Apr 192017

Ed note: This was written in 2013 and just turned up in my drafts folder. Oops. Have it now!

Jesus and the Eightfold Path

Somewhere between the manger and gathering fishers of men, Jesus grew up. Lavie Tidhar presents us with a Jesus learning from three wise men: Pig, Monkey, and Sandy, from the Chinese classic Journey to the West. What Tidhar does, in this very fun, silly, and easy-to-read novella is blend of myth, history, and fancy. The thing that I love about this is Tidhar’s ability to be irreverent, researched, and respectful, all at the same time. This slim volume is fun, insightful, and highly entertaining. It could easily have been none of those things – if you get a chance, read it.


You *might* be able to get it here (UK), but the publisher says it’s out of print.

Jan 032014


Tidhar’s final volume in the Bookman Histories brings us more of the mysterious Bookman. We follow Smith, a secret agent in the mould of the Cold War spy, as he comes out of ignominious retirement for a last job. Ageing, tired, but still handy with a blade, Smith seeks the murderer of Mycroft Holmes, and to unravel a complex mystery whose importance grows as the book goes on. The spare prose requires the reader to bring attention to this gripping conclusion to the Bookman Histories – an excellent story, which avoids falling into tropes, maintains its humanity and delivers in spades.


Get it here (UK) or here (US)

Dec 302013

I’m a big fan of Lavie Tidhar; this, the second of the Bookman Histories, moves to France, where we find Milady de Winter, a tall Amazon of a woman with a chequered past who carries a big gun in her duties for the Quiet Council, the mysterious coalition of human and machine that run the country, resisting the David Icke inspired Les Lezards who rule the British Empire. Tidhar brings dead men back as machines, goes steampunk cyberpunk, and asks what it means to be human in the age of empires. The writing is spare, imperfect, but shows real ambition.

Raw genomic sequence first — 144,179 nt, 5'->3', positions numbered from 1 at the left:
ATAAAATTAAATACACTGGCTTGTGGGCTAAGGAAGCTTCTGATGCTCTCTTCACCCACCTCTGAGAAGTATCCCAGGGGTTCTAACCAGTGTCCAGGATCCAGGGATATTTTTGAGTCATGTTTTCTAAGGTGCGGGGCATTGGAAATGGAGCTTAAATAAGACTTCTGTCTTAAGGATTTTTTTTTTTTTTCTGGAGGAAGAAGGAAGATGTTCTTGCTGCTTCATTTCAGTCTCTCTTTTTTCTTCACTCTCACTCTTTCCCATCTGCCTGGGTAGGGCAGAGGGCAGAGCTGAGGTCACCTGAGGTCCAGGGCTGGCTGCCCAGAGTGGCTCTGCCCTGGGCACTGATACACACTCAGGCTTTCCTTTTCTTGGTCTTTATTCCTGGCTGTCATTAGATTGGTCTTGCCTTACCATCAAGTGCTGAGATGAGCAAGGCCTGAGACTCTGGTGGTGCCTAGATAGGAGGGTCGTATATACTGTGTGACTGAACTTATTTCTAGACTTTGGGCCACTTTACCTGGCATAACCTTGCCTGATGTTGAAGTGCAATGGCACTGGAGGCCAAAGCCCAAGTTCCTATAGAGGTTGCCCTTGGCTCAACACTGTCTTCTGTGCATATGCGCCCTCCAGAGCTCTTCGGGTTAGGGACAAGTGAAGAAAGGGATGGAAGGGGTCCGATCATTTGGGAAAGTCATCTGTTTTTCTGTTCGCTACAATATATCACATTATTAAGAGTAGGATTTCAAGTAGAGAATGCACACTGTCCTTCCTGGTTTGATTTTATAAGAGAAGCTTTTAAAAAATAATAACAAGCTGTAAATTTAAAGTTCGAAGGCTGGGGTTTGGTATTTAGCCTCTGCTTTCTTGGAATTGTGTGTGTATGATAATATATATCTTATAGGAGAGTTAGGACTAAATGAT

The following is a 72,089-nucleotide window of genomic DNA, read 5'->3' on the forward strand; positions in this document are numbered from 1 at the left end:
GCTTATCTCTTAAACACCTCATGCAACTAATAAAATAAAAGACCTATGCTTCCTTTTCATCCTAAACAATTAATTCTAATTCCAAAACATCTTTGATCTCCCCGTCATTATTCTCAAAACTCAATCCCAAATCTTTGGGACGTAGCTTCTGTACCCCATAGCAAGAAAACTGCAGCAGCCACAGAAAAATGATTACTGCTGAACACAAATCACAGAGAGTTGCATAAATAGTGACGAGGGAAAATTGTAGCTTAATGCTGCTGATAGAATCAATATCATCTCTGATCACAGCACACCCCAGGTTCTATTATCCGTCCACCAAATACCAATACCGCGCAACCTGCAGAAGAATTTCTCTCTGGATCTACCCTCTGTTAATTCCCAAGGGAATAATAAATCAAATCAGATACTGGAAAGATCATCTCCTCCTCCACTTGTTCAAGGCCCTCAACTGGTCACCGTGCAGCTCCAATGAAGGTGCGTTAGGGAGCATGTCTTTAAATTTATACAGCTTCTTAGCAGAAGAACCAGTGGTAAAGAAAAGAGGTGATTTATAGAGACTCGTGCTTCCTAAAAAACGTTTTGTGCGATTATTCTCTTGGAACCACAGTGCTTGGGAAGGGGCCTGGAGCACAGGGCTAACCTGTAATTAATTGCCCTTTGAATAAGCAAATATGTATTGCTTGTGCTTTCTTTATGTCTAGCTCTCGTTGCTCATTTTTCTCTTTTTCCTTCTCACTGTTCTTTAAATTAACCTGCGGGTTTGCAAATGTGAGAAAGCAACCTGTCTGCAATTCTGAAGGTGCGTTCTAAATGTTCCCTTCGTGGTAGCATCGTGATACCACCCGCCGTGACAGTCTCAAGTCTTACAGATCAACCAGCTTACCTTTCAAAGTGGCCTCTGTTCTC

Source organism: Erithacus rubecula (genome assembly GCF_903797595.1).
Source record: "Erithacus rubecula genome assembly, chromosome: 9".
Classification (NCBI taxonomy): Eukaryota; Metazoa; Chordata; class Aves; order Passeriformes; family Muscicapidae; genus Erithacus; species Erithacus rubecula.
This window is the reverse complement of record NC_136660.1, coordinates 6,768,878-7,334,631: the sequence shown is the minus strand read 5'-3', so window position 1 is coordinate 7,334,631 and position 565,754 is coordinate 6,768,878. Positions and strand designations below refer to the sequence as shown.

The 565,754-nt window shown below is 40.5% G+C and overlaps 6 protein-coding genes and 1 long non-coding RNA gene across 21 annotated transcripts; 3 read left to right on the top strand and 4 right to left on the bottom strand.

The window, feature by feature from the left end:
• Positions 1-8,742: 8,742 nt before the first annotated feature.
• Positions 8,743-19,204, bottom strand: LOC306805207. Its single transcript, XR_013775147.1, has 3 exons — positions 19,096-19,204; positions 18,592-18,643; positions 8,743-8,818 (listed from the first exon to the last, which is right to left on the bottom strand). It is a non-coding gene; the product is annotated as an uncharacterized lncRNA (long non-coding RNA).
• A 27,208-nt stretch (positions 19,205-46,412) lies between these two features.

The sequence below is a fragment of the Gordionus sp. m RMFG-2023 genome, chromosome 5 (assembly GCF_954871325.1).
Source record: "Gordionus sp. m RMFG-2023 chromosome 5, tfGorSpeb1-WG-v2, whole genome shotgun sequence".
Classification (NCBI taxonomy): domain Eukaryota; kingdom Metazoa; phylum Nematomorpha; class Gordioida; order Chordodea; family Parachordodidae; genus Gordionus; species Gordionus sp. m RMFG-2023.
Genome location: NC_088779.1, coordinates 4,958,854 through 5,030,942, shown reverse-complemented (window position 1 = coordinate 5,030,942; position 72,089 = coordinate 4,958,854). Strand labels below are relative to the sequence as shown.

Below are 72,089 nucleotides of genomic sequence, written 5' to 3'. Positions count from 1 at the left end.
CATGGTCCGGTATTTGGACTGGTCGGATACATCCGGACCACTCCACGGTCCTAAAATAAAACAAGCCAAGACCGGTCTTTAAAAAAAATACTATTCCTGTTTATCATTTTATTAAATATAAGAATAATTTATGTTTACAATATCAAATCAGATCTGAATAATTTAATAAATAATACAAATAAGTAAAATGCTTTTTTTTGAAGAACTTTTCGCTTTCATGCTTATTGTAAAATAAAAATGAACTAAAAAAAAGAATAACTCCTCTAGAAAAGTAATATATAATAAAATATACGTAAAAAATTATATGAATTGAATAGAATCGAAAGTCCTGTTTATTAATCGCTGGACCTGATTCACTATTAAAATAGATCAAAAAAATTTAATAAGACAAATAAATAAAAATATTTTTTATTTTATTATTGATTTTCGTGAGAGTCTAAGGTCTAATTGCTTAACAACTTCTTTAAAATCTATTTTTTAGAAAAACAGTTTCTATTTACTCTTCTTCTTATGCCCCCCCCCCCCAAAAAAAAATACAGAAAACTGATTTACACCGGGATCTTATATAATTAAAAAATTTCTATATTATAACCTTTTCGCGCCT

Get it here (UK) or here (US)

Oct 162013


First of all, it’s free. Why are you reading this and not reading it? Go get it now. Read it over lunch. Then ignore everything I have to say. I’ve already used up a third of my space.


The rest of this, though, I can use to tantalise you with Lavie Tidhar’s people appeasing gods in the south Pacific. Charlie Human’s seriously creepy wedding-raft. Richard de Nooy’s mer-horse-people-things. Dan Green’s end of the world monster, rising – literally – from the sea, and taking eyes. Nerine Dorman’s skin-crawling wtf. It’s fun. It’s short. It’s filled with amazing talent.


Did I mention free?


Get it here. (Free)

Aug 212013

Where do heroes come from? How are friendships made? What makes us human? These are the questions that Lavie Tidhar grapples with, in this story of friendship writ large upon a canvas that stretches from the 1930s to the present day, in a slightly alternate world where superheroes exists, but heroics mean different things to different people. Choices made in the second world war resonate down through a series of brilliantly detailed cold war scenes, ultimately wrestling with the idea of the self. This is a big, ambitious book that manages to deliver. Expect nominations, awards, and Tidharian grumbling speeches.

Pre-order it here (UK) or here (US). You really, really should.